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LABORATORY SUBMILLIMETER SPECTROSCOPY AS A PROBE OF METHANOL PHOTODISSOCIATION
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Publisher:Ohio State University
Radical-radical addition reactions on the ice surfaces of interstellar grains lead to the formation of many complex organic molecules in the interstellar medium. Methanol photodissociation is the dominant source of the three organic radicals CH$_3$O, CH$_2$OH, and CH$_3$. Recent chemical models show that changes to the methanol photodissociation branching ratios directly impact the relative abundances of many complex organics, most notably methyl formate and its structural isomers glycolaldehyde and acetic acid. Neither the condensed-phase nor the gas-phase methanol photodissociation branching ratios required for these models have been quantified in the laboratory. Interpretation of the results from condensed-phase measurements rely upon the use of complicated chemical networks that offer only a limited view of the chemistry and often lead to difficulty in obtaining more than semi-quantitative results. However, gas-phase measurements enable independent, quantitative monitoring of each dissociation channel. We are therefore studying the methanol photodissociation mechanism using submillimeter spectroscopy to directly detect the gas-phase photodissociation products. Here we will present our progress toward the quantification of the gas-phase methanol photodissociation branching ratios, and will discuss these results in the context of interstellar organic chemistry.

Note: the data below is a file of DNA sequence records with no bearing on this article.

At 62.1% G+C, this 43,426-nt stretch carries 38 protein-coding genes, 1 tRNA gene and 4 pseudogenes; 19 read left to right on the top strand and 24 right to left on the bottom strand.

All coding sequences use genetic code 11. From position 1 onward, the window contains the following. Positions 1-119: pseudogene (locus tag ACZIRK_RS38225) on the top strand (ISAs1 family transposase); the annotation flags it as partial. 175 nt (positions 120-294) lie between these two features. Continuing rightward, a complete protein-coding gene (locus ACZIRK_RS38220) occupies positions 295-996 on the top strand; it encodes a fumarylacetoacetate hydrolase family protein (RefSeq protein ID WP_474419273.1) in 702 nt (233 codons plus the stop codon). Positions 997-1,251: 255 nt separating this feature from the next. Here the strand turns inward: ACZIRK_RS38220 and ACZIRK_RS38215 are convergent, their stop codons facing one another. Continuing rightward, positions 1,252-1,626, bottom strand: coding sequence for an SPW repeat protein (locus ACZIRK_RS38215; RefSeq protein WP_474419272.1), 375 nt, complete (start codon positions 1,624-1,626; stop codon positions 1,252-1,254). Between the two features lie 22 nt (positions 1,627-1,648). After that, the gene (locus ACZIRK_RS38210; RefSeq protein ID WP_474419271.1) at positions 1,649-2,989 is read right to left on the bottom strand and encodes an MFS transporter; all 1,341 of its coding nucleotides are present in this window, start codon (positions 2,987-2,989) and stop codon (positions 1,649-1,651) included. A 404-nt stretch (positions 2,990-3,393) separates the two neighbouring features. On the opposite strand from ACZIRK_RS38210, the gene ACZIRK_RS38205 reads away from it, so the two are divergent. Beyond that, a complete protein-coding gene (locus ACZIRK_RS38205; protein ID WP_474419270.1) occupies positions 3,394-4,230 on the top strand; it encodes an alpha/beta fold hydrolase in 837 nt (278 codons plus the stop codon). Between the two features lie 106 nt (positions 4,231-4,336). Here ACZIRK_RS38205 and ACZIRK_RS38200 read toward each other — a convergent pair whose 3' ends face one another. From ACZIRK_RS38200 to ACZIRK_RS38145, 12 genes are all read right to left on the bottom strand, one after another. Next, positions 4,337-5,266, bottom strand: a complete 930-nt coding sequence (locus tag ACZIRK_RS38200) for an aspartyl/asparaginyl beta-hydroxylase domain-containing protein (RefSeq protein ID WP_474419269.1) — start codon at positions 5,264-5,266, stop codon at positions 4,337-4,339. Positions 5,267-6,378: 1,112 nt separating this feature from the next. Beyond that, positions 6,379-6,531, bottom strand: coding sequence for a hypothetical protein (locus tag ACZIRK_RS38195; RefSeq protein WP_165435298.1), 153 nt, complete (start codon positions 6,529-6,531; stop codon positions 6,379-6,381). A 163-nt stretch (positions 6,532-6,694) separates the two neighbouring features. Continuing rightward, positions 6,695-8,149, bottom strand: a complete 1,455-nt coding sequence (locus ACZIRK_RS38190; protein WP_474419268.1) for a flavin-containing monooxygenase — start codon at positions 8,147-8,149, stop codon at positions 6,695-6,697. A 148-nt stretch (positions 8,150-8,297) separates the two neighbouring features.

Author Institution: Department of Chemistry, Emory University, Atlanta, GA 30322
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